There’s a few other interviews I’ve done over the last 6 months on the Seneca YouTube channel – we’d really like it if you subscribed!
Movers and Shakers
A bit of a battery stock fiesta last week, ORE, KDR, CLQ, GXY all had good weeks after reasonably modest (read: rubbish) performance recently. Elsewhere CSL announced an earnings upgrade, Invocare (IVC) got upgraded by Credit Suisse, Challenger (CGF) bouncing back.
A2 Milk (A2M) copped a hammering after updating the market on revenue and margins (which you can’t afford to do when you’re stock is on 38x earnings!) And look, the PE ratio alone is not the reason it fell. The PE would have gone even higher if they beat revenue estimates. The issue is the markets expectations got ahead of the what the business could deliver, expectations had to correct. That’s the worst case scenario for stocks because the “E” is lower, but the ‘gloss’ is also removed and the “P” also falls. Price in green, PE in blue below.
I could rattle on about a bunch of other stuff, but I’ll keep it short. Competition catching at CYB (struggling with volumes and margins), inventory drama in China for TWE (AFR article quoting a stack of non-Penfolds sitting in warehouses in China that’s been counted in TWE sales), negative earnings revisions for BLD (after last week’s investor presentation) and Blue Sky (BLA) has been covered to death in the AFR, but so far they’ve only taken a 4% hit to their newly audited FUM. Suspect more news from them before 30 June. Perhaps a few more skeletons.
I’ve been banging on about a lack of wage growth (which is clearly an input to consumption… which feeds the logic we discussed above) here in Australia. There’s a number of reasons why but April jobs numbers out last week didn’t really change the picture. Whilst there was better growth in full time work over part time work, the middle wage bands (chart below) continue to be in decline.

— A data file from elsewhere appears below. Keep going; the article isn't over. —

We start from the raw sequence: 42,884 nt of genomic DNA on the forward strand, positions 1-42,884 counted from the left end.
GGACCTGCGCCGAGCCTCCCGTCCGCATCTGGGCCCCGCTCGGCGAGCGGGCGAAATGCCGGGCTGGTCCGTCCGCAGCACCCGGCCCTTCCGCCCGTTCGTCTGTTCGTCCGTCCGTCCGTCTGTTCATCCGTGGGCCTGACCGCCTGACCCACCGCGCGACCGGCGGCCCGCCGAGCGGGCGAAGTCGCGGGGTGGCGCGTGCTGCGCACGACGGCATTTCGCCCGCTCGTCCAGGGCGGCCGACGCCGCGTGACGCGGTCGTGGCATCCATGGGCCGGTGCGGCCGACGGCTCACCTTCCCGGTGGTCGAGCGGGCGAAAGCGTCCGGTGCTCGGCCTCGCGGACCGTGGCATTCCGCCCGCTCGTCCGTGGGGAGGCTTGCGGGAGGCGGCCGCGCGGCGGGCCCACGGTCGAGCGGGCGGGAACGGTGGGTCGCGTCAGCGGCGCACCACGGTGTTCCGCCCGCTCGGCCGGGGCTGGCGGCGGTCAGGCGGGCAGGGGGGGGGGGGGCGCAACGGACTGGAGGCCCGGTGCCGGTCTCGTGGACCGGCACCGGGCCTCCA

Whilst I fully support the view of rising global growth, I see Australia poorly positioned (generally) to capture significant benefits from the recovery and interest rate rises remain unlikely in the near term for mine, with soft wages likely to flow through to weaker than expected GDP growth and potentially higher unemployment.
This is also the primary driver of my bearish AUD views, with the differential in the rates of change of growth and subsequently interest rates of the major trading pairs, steering the AUD lower.
For these two reason (FX and relative growth opportunities), I’m more constructive on overseas equities than Australian and in Australia, prefer names with foreign currency denominated earnings. We’ve done well out of this trade so far in 2018 and can see it continuing.
We are very fortunate to have such a diverse and talented group of people wanting to do business with us each day. It really is the great perk of this job. One of those very talented and loyal clients is Pauline Rothberg. Pauline’s written her first book, Queen of the Scullery. Whilst nothing to do with finance or markets, its a great, heartfelt story which I’d encourage you all to pick up a copy from Amazon.
Have a good week,
The information contained in this email is general in nature and does not take into account your personal situation. You should consider whether the information is appropriate to your needs, and where appropriate, seek professional advice from a financial adviser.